The disappearing sky has thrown blue all
over the uplands. The hills are blue, the fields,
even the cows and the trees behind them.
I can still pick out twigs and the frozen

apples clinging to their fingers. Deer float up
in the blue, not quite invisible, watching me watch
them eat the frozen apples while I pick at what’s left
of my dinner. I can still make out the food

on my plate, blue tomatoes, blue rice, blue onions.
Soon the stars will fling themselves into darkness.
Nothing ever stops. Time makes no difference.
It circles overhead, watching me. I swallow

my dinner and listen to the clatter of plants
and seasons. I stand at the window, envying
the stars for their chummy ways with each other,
for the brilliant lives they lead in the frozen

throat of the cosmos while I hold fast
the warm house, this room with chairs and books
and table holding food I planted last year in
the tipped bowl of garden under this window.


Total Dioxin Barbie

Total Hair Barbie is tired
of paying taxes for military buildup.
Sparkle-ized Barbie is pale.
She hates bovine growth hormones
in her strawberry milkshake.
Aerobic Barbie is flat on her back.
She is sick of supporting
multinational industry.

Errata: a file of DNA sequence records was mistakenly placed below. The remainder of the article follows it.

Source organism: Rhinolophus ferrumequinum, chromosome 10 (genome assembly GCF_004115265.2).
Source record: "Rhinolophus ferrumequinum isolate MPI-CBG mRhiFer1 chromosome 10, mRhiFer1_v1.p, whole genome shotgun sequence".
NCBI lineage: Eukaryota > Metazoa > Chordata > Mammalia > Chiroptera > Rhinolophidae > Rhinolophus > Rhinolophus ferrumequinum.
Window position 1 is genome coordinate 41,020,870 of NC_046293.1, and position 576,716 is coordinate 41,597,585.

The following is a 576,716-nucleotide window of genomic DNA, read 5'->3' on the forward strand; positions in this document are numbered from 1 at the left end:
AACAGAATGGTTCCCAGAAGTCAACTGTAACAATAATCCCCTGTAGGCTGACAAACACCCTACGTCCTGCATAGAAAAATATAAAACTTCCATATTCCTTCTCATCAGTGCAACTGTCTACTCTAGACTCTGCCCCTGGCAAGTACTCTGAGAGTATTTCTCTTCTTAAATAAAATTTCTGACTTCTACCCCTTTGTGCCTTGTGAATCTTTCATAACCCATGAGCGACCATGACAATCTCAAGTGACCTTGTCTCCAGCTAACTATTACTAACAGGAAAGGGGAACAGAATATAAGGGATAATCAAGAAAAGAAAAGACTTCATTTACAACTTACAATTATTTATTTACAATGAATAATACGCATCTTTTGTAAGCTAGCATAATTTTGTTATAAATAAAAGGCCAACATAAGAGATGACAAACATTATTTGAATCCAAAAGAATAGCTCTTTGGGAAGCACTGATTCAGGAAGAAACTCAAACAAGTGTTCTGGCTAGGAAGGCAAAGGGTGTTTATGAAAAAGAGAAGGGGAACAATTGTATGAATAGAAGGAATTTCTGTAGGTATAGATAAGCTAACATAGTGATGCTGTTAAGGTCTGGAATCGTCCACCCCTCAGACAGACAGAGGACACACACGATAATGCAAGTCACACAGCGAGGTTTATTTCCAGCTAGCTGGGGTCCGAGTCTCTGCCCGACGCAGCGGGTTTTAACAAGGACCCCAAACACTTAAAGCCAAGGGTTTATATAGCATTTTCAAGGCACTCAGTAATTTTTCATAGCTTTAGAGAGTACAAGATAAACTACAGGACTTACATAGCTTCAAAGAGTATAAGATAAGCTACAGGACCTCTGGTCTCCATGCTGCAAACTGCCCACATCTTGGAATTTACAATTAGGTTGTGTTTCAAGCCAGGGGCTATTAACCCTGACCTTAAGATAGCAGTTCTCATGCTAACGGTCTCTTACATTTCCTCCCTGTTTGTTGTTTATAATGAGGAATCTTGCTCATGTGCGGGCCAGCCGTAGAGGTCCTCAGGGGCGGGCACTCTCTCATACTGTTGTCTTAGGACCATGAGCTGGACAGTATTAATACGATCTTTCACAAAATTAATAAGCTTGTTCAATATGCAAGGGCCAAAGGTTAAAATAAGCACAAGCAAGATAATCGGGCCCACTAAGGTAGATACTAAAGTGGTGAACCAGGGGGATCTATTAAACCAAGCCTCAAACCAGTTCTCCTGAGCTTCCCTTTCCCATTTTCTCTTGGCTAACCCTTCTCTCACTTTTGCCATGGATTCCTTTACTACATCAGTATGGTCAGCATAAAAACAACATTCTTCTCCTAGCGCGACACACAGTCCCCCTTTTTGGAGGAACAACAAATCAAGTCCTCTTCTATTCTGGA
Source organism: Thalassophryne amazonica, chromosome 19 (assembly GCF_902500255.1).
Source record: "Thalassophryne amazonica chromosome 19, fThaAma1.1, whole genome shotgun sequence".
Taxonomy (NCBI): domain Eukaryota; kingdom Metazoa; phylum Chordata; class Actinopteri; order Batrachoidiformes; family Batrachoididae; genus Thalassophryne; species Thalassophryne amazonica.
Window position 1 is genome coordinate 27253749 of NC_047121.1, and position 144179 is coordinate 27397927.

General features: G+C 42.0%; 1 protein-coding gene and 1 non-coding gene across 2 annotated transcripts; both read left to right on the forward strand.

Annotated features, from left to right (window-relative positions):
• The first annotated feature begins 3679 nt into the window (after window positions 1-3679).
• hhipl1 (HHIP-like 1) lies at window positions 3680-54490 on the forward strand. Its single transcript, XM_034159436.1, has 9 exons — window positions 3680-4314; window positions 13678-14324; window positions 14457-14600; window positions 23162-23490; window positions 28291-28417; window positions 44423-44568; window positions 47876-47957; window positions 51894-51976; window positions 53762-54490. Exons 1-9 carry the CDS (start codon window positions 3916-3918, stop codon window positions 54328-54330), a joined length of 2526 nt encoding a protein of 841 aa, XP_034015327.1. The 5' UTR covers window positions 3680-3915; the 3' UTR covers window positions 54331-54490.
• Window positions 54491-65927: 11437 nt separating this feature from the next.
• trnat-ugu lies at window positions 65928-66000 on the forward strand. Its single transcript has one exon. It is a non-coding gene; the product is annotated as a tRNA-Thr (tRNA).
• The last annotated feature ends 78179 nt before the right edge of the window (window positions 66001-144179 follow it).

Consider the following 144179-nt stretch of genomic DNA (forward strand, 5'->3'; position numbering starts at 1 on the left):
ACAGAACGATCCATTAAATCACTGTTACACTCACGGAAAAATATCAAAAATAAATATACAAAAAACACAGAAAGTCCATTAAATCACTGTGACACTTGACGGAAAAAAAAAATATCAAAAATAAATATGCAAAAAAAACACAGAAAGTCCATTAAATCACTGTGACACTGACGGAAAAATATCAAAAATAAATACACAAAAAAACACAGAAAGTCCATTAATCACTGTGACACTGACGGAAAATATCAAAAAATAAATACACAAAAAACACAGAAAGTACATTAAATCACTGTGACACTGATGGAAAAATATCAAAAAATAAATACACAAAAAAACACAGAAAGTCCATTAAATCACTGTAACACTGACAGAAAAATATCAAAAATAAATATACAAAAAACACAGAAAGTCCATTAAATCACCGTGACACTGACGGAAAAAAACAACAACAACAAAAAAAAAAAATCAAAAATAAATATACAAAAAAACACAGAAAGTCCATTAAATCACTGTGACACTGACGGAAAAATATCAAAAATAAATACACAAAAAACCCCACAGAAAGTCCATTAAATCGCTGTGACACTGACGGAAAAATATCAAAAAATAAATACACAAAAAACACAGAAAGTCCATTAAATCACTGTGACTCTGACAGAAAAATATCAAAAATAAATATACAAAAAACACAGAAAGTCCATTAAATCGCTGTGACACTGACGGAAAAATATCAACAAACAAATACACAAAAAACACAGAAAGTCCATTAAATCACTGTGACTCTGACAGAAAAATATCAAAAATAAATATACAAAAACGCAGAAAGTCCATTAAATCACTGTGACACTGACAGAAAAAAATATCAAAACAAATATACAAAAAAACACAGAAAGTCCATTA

Even Hawaiian Fun Barbie is laying low.
The Barbies have just heard the news:
PVC plastic contains dioxin.
They have a body burden,
and Ken may be shooting blanks.

They are calling a doctor to cure them.
“Dr. Seuss,” they are telling the doctor.
“Come help us. We threw up in our beds.”
Dr Seuss tells them to take off
their diamond stud earrings
and their silver strapless sheaths,
to remove their pink plastic bracelets,
and their honeymoon outfits.
He thinks they should
grow out their wavy platinum hair
and throw out their see-through white lace tights.
He advises them to run naked in the hayfields.
To gather wild raspberries and feast on them.
To drink dew from a daylily’s cup.

The Barbies are feeling better now.
They are going native.
They are wearing grass skirts
and tiny halters of pink, chartreuse and yellow.
Radicalized Barbie has taken matters into her own plastic hands.